— Frankenstein - or The Modern Prometheus • Mary Wollstonecraft (Godwin) Shelley

... began to appreciate the pressure of his circumstances. The loss on the cargo of "uppers" reached about 8,000,000 feet; which represented $20,000 in money. As for the NORTH STAR and her consorts, save for the insurance, they were simply eliminated. They had represented property. Now they were gone. The loss of $60,000 or so on them, however, did not mean a diminution of the company's present cash resources to that amount; and so did not immediately affect Orde's calculations ...
— The Riverman • Stewart Edward White

... H. 8898, Path. 570) was an unmarried daughter of a fire insurance company president. Both her mother and she developed mental disease after the company failed (Boston and Chicago fires). Both mother and father died, and patient was in several hospitals after 36, obscene, ...
— The Journal of Abnormal Psychology - Volume 10

... whenever he met with popular applause; yet he is the founder of the German Parliament, and he founded it on direct and universal suffrage. He was the sworn enemy of the Socialist party—he attempted to destroy it, root and branch; yet through the nationalization of railways and the obligatory insurance of workmen he infused more Socialism into German legislation than ...
— The German Classics of The Nineteenth and Twentieth Centuries, Vol. X. • Kuno Francke

... the word stockjobber was first heard in London. In the short space of four years a crowd of companies, every one of which confidently held out to subscribers the hope of immense gains, sprang into existence; the Insurance Company, the Paper Company, the Lutestring Company, the Pearl Fishery Company, the Glass Bottle Company, the Alum Company, the Blythe Coal Company, the Swordblade Company. There was a Tapestry Company which would soon ...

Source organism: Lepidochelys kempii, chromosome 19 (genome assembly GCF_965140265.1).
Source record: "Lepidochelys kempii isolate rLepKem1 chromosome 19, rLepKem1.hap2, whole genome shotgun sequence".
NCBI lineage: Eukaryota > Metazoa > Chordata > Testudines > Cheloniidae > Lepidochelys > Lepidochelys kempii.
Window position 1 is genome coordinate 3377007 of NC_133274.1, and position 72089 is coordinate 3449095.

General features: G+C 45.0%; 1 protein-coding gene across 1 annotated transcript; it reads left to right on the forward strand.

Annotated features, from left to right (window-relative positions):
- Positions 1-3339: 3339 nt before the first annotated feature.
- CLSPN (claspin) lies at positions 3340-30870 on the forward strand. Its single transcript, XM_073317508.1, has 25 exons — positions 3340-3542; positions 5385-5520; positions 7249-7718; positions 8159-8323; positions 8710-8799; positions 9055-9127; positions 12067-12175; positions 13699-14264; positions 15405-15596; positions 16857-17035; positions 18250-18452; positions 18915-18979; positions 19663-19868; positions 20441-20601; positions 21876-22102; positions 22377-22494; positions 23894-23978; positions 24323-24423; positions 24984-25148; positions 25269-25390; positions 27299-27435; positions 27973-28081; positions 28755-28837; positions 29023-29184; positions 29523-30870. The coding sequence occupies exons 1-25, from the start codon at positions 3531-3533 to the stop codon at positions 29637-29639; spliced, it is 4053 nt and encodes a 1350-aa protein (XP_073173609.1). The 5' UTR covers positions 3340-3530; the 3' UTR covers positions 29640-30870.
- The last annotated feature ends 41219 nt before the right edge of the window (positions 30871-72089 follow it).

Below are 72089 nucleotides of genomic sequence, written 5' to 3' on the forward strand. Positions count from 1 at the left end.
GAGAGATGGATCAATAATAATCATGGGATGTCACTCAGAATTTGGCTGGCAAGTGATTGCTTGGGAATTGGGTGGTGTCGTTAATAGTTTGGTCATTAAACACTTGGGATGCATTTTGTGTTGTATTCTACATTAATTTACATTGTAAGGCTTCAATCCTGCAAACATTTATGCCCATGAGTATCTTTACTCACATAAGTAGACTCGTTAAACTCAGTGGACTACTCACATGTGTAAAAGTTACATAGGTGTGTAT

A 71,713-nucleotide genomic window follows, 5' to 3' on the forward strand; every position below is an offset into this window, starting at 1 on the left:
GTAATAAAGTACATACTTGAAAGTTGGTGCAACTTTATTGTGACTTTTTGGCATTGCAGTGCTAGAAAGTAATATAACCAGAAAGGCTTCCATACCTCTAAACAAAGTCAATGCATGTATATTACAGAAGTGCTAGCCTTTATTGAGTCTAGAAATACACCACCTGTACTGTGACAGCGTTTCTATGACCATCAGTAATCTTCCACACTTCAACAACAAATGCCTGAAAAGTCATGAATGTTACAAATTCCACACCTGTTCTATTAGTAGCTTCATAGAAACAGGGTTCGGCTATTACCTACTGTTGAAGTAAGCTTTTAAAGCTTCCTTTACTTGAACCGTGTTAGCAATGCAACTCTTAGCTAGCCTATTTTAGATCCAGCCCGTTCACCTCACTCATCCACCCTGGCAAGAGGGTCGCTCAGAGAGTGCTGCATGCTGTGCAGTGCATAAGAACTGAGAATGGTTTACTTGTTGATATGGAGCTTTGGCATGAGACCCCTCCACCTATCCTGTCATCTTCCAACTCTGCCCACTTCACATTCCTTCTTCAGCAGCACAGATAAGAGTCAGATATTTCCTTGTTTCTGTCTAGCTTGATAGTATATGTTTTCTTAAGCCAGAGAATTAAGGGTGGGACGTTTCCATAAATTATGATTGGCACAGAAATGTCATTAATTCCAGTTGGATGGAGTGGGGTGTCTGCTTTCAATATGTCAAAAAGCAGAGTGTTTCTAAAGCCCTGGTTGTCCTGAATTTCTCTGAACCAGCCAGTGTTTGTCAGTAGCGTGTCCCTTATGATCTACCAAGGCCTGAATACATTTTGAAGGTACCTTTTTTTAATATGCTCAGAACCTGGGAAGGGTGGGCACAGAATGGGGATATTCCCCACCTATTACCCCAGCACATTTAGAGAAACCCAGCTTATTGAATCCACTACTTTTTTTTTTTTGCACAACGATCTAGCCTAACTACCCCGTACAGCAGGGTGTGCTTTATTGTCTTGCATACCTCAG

— The History of England from the Accession of James II. - Volume 4 (of 5) • Thomas Babington Macaulay

... "You know what this means, Tom? You not only lost your ship, but you're apt to lose your license, too. And you'll be lucky if the insurance company doesn't ...
— Smugglers' Reef • John Blaine

... a Dictionary of the definition of terms used in connexion with the theory and practice of Insurance in all its branches; a Biographical Summary ... a Bibliographical Reportery.... By Cornelius Walford. London, vol. 1, 1871, ...
— How to Form a Library, 2nd ed • H. B. Wheatley

... volunteered Captain Sam, "but I judge she lost a good deal of her money, bad investments or somethin' like that. If there's any bad investment anywheres in the neighborhood you can 'most generally trust a widow to hunt it up and put her insurance money into it. Anyhow, 'twas somethin' like that, for after livin' there a spell, just as she did when her husband was alive, she all at once decides to up anchor and find some cheaper moorin's. First off, though, she decided to spend the summer in a cool place ...
— Shavings • Joseph C. Lincoln

... heretics," Sowles shouted as the door closed on him. "The fiends that concocted the income tax, and Social Security, and the Federal Deposit Insurance ...
— Telempathy • Vance Simonds

... bit on here, and backing a friend's bill there, he managed to make it do duty for half a dozen. He seemed to turn everything naturally to drink. You may say he drank his widowed mother's savings, and his father's life insurance; and, when that was done, he pegged away at his eldest sister's marriage portion and the money that should have gone for his younger sister's education. Altogether he reduced 'em pretty considerably. Besides all that, he had the cussedest luck ...